The cover 14 is hingedly attached to the housing 12 with hinge means 52, and includes a suitable seal means 53 near the outer perimeter thereof where the cover meets the top of the container. A foot pedal 54 is provided for raising and lowering the cover, utilizing appropriate linkage; however, the mechanism may also include damping means, such as pneumatic cylinders, for assisting in raising and lowering the cover, or other appropriate means. Similarly, the cover may also be of the completely detachable type, rather than being hingedly connected. When the foot pedal is depressed to open the container, a switch means 58 is moved, the switch means serving to control the lamp 46. The switch means is preferably of the pin-type, with pin 59 pressing the switch on when the cover is fully closed. The pin loses contact with the switch as soon as the cover is opened to turn-off the lamp. The system is designed to shut off the light as soon as the cover is opened to avoid any exposure of the user to the UV light since the UV radiation can cause conjunctivitis (inflammation of the outer membrane of the eyes) and a reddening, or even burns, of the skin, similar to sunburn. The system also includes a suitable timer 60, which serves to cycle the germicidal lamp with a manual adjustment control means 61, and other appropriate controls which normally includes an on-off switch 62. As shown in FIGS. 1 and 2, the timer, refrigeration unit, and parts of the linkage for the foot pedal may be conveniently housed in the lower portion of the housing 12, with access being provided through door 64. In normal operation, the thermostat activates the refrigeration cycle shortly after the lamp lights, due to the heat produced thereby, and then deactivates the cycle when the desired temperature is reached. Appropriate control circuitry is provided, such circuitry being known in the art.

As noted hereinabove, the refrigeration system is thermostatically controlled in a conventional manner. Thus, where heat is introduced into the container from the UV source or from opening the container, the thermostat will cause the compressor to operate, lowering the temperature. The lamp is wired to shut off when the lid is raised and also includes an adjustable cycling means or timer. This permits the user to adjust the duration and timing of the lamp cycle depending on the material placed therein. For example, since prolonged exposure to UV radiation weakens fabrics and causes colors to fade, when the present device is used for linen or fabric storage the timer would be set for short duration exposures at relatively prolonged intervals. When the present device is used for cloth diaper storage, slightly longer intervals would be set due to the increased moisture content while still minimizing fabric weakening. When disposable diapers are being stored, even longer intervals of exposure are used thereby providing an additional environmental benefit in that UV radiation helps to degrade the plastic covering of such diapers. Such adjustments may be made automatically using a moisture sensor (not shown), similar to sensors used in clothes dryers, with the manual override on-off switch 62 normally provided for adjustments based solely on contents.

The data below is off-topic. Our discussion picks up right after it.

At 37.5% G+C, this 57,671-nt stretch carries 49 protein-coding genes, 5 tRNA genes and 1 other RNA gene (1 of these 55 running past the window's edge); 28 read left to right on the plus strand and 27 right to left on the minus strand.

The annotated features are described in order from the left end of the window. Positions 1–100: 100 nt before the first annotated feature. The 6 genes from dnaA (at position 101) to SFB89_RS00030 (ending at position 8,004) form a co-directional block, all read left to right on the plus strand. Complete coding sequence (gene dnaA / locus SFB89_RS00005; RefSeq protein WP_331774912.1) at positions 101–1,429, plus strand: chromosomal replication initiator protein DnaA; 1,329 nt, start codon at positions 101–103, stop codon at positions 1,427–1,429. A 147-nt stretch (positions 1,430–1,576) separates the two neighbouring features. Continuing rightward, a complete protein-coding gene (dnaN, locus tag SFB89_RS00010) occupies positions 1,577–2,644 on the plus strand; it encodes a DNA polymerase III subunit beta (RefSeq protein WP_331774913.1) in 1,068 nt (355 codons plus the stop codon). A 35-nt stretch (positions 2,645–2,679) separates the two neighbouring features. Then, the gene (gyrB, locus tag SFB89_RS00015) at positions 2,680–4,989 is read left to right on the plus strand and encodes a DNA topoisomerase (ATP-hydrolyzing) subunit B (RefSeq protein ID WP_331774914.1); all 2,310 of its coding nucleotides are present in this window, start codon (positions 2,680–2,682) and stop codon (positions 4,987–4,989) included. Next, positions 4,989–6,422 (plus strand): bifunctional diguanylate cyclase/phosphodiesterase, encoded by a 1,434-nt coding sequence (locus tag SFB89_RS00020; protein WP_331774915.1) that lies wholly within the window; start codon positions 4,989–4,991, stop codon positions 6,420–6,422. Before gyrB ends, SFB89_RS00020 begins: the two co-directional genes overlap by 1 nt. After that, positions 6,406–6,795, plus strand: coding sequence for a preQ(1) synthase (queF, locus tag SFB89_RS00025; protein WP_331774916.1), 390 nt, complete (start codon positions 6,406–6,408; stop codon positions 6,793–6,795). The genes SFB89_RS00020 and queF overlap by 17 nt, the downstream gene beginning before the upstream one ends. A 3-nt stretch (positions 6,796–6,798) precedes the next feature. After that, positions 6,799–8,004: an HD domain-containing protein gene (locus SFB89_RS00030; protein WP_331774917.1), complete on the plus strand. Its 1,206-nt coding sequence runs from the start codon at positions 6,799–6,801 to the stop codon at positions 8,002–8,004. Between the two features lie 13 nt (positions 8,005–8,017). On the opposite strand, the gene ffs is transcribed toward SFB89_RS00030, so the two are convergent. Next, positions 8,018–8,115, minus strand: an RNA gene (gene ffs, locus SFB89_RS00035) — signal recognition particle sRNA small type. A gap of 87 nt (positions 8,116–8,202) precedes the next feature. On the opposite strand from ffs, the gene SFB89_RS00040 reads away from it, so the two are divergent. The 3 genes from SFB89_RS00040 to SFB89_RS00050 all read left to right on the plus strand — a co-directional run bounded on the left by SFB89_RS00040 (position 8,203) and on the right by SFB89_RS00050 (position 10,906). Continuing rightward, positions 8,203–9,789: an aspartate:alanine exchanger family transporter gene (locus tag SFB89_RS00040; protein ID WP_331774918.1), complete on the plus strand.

The present container also includes an auxiliary container means such as pail 66 which nests inside the inner, cooled chamber and is removable therefrom. The pail may be conveniently utilized to hold diapers, for example, until they are picked up by a diaper service, in the case of cloth diapers, or discarded, in the case of disposable diapers.

FIG. 3 shows an example of control circuitry for the present invention. As shown in FIG. 3, the refrigeration unit 30 is powered by a power source 63. A temperature sensor 65, or thermostat, is disposed to sense the temperature inside the container 10 and control the refrigeration unit 30, as indicated by control 67. As further shown in FIG. 3, the switch means 58 serves to control power to the lamp 46. The switch means 58 is actuated by the cover 14. In the preferred embodiment, the switch means 58 turns on the lamp 46 when the cover 14 is closed and turns off the lamp 46 when the cover is opened. The timer 60 is also shown in FIG. 3. The timer 60 serves to cycle the germicidal lamp 46. The manual adjustment control 61 permits the user to adjust the duration and timing of the lamp cycle depending on the material placed within the container 10. Finally, the manual sensors 69, disposed to sense moisture in the container 10, can be connected by manual on-off switch 62 as indicated in FIG. 3 to control illumination of the lamp 46.

Referring to FIGS. 4 and 5, an alternate embodiment of the present invention is shown, illustrating a means for securing a trash bag or the like. While shown separately for the sake of clarity, the securing means present no obstacle to the use of the pail 66. The securing means include one or more pivotally mounted bar means which pivot outwardly on hinges 70 to allow placement or removal of a bag 72. When the bag is inserted, as shown in FIG. 4, the bar means are pivoted to a closed position, disposed inside the container, and are received in corresponding slot means 74. This arrangement permits the use and securement of a paper, plastic or cloth bag, for example, for holding disposable diapers or other items in a cold storage condition until their ultimate disposal and/or recycling.

As noted previously, the present waste container is capable of reducing temperatures therein within a range of from slight cooling below ambient temperatures to below freezing levels, i.e. less than 0 C. This provides a synergistic, destructive effect on microorganisms through the combination of cold temperatures, low humidity, and ultraviolet radiation from the germicidal lamp 46.